As part of ScienceOnline (or SpotOnLondon2012) Karen Bultitude and I have arranged a session called: Can we work together to better evaluate online engagement? It’s taking place in the Steel Room on Monday 12th November at 2.30pm.
We wanted to provide some context to the session. Here goes:
Since you’re interested in ScienceOnline it’s fairly likely that you think online science engagement is important and going to get more important. Me too. I run a few online science engagement projects, https://imascientist.org.uk is the most prominent. It’s pretty important to me to know how well the project is performing. We need to know in order to improve it, we need to be able to tell our funders and we feel obliged to be able to demonstrate to all stakeholders that the project is effective.
So we evaluate our projects using a wide range of methods: surveys, interviews, personal meaning mapping and we also try to analyse the vast quantities of data that we capture as a matter of course from the website and Google Analytics. We use that information to work out how we’re doing.
All well and good except that without anything to compare against it is difficult to know how we are doing. A starting point when wanting to compare against sector standards is knowing what to measure. It is surprisingly difficult to find much information about how online engagement properties are performing. We try to publish all our evaluation. Google: evaluation I’m a Scientist. The first three results are our main evaluation reports and more informal evaluations of two spin-offs. Try it for another online engagement project. Google: evaluation [INSERT PROJECT NAME] – very little seems to be published.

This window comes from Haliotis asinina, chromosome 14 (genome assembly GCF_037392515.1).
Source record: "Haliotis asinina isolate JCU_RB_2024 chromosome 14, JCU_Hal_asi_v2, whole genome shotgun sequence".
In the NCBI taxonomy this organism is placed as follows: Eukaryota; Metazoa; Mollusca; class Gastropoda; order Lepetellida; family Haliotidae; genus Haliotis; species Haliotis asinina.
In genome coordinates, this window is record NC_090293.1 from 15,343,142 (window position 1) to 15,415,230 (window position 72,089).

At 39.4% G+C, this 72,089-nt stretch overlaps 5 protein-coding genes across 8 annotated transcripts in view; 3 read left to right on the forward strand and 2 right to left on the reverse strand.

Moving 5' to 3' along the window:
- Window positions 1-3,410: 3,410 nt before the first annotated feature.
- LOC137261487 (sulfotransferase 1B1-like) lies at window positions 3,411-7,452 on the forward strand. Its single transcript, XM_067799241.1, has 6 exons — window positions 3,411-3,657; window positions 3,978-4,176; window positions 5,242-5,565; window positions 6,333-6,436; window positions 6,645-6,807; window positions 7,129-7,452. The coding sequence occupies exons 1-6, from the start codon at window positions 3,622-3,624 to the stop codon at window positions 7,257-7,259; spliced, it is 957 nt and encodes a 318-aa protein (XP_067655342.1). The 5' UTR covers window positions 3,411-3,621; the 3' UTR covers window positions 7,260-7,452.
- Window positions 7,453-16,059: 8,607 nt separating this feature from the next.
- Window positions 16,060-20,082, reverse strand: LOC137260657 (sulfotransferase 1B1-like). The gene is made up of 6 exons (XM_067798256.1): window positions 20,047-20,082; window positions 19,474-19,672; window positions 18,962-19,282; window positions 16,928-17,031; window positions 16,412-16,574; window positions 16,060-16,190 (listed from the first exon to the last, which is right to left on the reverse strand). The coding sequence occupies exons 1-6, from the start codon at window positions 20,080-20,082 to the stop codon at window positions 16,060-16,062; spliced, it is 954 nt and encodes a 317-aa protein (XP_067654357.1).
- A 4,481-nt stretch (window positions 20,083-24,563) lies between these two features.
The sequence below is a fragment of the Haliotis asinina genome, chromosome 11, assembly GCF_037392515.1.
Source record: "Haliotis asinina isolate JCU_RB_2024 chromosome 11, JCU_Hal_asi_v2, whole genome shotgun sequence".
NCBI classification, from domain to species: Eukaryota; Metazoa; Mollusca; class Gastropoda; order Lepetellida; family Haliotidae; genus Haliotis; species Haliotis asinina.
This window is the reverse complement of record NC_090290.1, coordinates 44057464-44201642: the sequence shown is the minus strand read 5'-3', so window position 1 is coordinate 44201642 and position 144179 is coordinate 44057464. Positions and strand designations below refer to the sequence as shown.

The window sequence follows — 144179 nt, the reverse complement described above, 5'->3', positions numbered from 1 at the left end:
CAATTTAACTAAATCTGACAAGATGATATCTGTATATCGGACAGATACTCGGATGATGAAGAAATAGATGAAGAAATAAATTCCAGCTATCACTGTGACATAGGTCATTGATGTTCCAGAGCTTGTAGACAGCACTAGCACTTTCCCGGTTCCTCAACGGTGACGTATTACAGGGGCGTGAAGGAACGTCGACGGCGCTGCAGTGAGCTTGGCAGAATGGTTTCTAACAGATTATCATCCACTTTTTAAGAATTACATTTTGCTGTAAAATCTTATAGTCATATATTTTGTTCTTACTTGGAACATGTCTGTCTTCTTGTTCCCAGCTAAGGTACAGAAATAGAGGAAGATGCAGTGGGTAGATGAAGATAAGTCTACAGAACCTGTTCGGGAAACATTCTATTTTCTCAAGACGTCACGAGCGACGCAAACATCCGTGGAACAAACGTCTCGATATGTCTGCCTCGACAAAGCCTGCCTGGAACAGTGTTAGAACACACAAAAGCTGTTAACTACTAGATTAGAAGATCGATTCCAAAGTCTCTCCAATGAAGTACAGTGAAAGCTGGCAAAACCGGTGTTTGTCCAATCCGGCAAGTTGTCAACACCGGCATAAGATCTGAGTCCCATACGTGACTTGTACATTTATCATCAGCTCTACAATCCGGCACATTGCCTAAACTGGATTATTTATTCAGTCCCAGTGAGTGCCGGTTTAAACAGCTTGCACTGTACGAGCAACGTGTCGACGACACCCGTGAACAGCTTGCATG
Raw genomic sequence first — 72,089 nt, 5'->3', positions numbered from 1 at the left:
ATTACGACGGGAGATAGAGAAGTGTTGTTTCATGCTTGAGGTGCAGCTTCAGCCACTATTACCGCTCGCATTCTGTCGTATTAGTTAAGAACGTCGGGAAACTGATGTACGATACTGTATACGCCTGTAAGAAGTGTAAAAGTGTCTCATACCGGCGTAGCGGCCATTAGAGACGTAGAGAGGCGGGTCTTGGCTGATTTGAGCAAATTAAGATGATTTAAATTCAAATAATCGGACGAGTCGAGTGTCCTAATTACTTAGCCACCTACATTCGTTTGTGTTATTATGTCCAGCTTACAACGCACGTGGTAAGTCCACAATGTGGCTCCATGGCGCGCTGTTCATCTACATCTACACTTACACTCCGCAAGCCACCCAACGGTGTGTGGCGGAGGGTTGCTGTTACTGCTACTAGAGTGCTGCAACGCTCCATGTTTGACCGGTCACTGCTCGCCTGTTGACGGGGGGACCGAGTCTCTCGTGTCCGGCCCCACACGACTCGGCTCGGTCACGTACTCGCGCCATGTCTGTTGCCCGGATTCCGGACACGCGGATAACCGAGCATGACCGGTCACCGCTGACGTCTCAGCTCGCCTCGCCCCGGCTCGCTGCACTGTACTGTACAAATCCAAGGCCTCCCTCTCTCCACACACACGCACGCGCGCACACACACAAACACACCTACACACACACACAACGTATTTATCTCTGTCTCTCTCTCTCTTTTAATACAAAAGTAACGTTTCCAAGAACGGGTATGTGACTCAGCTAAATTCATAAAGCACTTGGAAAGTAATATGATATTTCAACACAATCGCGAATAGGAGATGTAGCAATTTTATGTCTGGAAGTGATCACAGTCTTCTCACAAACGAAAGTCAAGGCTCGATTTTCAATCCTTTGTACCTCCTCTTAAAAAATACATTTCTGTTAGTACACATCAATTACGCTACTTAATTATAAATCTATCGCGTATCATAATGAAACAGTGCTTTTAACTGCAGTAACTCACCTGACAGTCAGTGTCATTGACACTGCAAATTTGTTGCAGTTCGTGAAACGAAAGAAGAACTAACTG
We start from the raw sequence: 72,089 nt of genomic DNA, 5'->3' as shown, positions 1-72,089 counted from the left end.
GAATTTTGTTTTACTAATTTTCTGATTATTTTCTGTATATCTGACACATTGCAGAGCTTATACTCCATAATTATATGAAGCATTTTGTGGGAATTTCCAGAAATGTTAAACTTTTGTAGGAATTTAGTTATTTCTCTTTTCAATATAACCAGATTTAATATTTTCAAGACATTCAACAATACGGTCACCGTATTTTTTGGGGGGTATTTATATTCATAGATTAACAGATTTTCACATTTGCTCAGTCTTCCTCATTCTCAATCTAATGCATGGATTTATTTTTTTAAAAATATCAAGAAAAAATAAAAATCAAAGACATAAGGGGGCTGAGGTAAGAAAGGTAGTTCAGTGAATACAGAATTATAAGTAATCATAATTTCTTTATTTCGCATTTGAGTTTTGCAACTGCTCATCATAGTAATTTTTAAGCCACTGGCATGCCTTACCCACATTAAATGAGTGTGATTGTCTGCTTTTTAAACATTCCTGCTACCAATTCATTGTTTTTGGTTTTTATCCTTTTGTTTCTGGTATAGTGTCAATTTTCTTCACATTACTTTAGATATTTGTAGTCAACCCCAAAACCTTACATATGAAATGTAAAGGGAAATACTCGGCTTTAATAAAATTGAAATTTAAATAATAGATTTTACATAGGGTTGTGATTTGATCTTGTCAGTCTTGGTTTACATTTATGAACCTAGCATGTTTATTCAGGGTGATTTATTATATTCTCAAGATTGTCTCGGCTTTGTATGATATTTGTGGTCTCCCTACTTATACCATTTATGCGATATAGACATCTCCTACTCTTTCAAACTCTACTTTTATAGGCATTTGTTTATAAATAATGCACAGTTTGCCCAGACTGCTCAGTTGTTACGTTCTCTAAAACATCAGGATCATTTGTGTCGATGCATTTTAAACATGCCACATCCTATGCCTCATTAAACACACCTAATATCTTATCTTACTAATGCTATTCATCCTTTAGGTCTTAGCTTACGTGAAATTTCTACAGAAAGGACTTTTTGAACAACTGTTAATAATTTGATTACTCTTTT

The Cultural Sector (including The Science Musuem) recognised this problem in 2009. They came together to produce the “Let’s Get Real: How to evaluate Online Success” report in order to better understand their digital activities and to help them plan future activities more effectively in more financially constrained times.
The report brought together 17 museums, galleries and venues. They shared statistics and methodologies. They agreed a common configuration for Google Analytics for the purpose of reporting to funders. They shared good practice.
There is plenty of interest in how we measure our online activity. This session is the 3rd on the subject in this conference alone. Our hope is that we can work together to better measure our online success.
There will be benefits to better measurement. We’ll be able to improve what we do. We can more more efficient, more effective. We’ll spend less time wondering what, out of the mountains of data, is important. We’ll also be able to demonstrate to funders in a coherent and consistent manner that online engagement is effective. And that is something that will benefit all of us who believe in online engagement.